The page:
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A Harvest Revolution: Movimiento Cosecha

By High Line Art | April 18, 2019

Cosecha, Spanish for “harvest,” implies one fraction in a long, extensive process. A field was fallow then overturned, the seeds were sown, nurtured, grown, and now the benefits are ready to be reaped. It’s a word of labor, often back-breaking, proletariat, and entrenched with a history of oppression. To harvest means also to gather and collect.

Last year, the volunteer-run decentralized immigrant rights organization Movimiento Cosecha collaborated with artist and activist Andrea Bowers on a conspicuous neon installation that read Somos 11 Millones / We Are 11 Million, on the High Line as part of the 2018 High Line Art group exhibition, Agora. This piece, an illuminated double sided sign, drew attention to the undocumented people who bolster the economies of the United States, and the ongoing fight for labor and immigrant rights for the 11 million people who call this country both work-place and home.

Movimiento Cosecha, assert their presence as the “labor this country takes for granted. The single mother, the farm worker, the factory worker, the student. We are all 11 million undocumented immigrants.” There are currently three Cosecha campaigns: The right to licenses in both Michigan and New Jersey, and demonstrating against US Immigration and Customs Enforcement (ICE) and ICE-complicit companies.

In the United States, there is a long history of collective organizing by undocumented agricultural laborers fighting for their right to fair harvesting practices. In 1965, the Filipino farmworkers (Marengos) working on table grape farms in Delano in the Coachella Valley of California left their crop and walked out in protest for better wages and living conditions. The strike would become one of the most famous of these labor strikes in the United States: the Delano Grape Strike.

At the time, farm laborers were paid $1.20 an hour (the federal minimum wage was $1.25), there were no portable toilets on the farms, workers were denied proper hydration and food, and housing was typically an unheated, bug-infested shed. There were little to no rights for hospitalizations and compensation for injuries incurred on the job, and no job protections. Child labor was rampant, as was corruption and bribery, and farm owners often gave the hours to those willing to work for even lower wages. That year, the average life expectancy for a farm worker in the Coachella Valley was 49 years, compared to a national average of 70 years.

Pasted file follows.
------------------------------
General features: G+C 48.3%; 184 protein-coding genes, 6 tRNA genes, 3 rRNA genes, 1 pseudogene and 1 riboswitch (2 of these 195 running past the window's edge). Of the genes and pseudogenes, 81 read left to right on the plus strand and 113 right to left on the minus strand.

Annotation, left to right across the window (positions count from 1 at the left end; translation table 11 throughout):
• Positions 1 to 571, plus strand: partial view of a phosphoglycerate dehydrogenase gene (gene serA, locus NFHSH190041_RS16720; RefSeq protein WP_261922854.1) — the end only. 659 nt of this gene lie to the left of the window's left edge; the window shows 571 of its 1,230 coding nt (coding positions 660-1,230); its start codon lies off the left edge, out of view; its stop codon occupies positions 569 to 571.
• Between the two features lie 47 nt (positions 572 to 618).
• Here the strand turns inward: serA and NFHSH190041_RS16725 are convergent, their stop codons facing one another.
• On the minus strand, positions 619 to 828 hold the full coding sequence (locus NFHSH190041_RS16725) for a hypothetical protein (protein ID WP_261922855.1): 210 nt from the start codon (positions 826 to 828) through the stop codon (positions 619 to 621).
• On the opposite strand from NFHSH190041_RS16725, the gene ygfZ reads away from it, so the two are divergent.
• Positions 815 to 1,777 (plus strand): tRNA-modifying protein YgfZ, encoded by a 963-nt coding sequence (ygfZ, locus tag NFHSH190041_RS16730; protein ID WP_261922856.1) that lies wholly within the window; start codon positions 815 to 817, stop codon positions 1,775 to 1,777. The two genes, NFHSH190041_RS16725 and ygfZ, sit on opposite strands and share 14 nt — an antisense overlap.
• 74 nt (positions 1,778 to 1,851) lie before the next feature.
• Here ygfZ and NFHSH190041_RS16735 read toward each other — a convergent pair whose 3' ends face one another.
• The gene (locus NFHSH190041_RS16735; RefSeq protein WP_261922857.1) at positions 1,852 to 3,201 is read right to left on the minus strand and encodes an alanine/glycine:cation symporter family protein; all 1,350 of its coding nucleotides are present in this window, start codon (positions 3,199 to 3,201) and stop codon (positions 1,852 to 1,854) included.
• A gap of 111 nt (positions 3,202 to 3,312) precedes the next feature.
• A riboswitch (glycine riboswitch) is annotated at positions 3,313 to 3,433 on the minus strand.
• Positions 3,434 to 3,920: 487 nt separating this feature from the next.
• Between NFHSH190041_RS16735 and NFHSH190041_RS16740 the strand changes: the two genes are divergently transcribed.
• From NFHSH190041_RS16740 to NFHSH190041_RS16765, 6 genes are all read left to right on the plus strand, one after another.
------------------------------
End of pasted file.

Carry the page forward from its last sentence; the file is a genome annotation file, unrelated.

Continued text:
The Delano Grape Strike was guided by Filipino radical activist and leader of the Agricultural Workers Organization Larry Itliong. Recognizing that there was strength in numbers, Itliong appealed to National Farm Workers Association (NFWA) founders Dolores Huerta and Cesar Chavez to join the strike. For years, grape farmers had pitted Filipinos against Mexicans in an effort to unethically treat both peoples. On September 8, 1965, the two factions voted to go on strike together. A year later in August 1966, the two unions merged to form the United Farm Workers, which would go on to consist of over 400,000 members. Itliong, Huerta, and Chavez practiced nonviolent, grassroots protest, including a 300 mile long march from Delano to Sacramento, to fight for better wages, housing, education, and legal protections.

The strike lasted for five years and spread into a national boycott of all grocery stores selling non-union table grapes, including all the way to Long Island, New York. In 1969 in Southhampton, UFW representatives attended a fundraising dinner coordinated by Ethel Kennedy and raised nearly $30,000 for the nearby Riverhead movement to raise the minimum wage for New York grape growers to $2.89 per hour with .10c for hospitalization insurance. The resulting union of these protests, the Eastern Farm Workers Association, became the first group to organize farm workers in Long Island. In 1970, the grape farm owners in the Coachella Valley signed union contracts with their workers, guaranteeing $1.40 per hour and improved living and working conditions, as well as legal protections.

Today there are less than 5,000 members of the United Farm Workers union. Infighting cobbled leadership, and when California Governor George Deukmejian took office in 1980 state farm labor laws were no longer enforced. This meant that many UFW contracts became effectively nulled, and union members were fired or blacklisted from their jobs. However, fights for labor rights continue with new grassroots enterprises such as Movimiento Cosecha.

As a way to continue to highlight the stories of a few of the 11 million people that Movimiento Cosecha is fighting for, they recently collaborated with filmmakers Mario Rosales and Jose Guadalupe Jimenez Jr. to create video portraits of some of their volunteers. These films highlight the importance of the work they’re doing around their campaigns for licenses and resisting ICE, looking specifically at the sacrifices that undocumented immigrants, workers, and families are making across the country to fight for permanent protection for all undocumented immigrants. These films are available on Movimiento Cosecha’s website here and you can read more about their work here.

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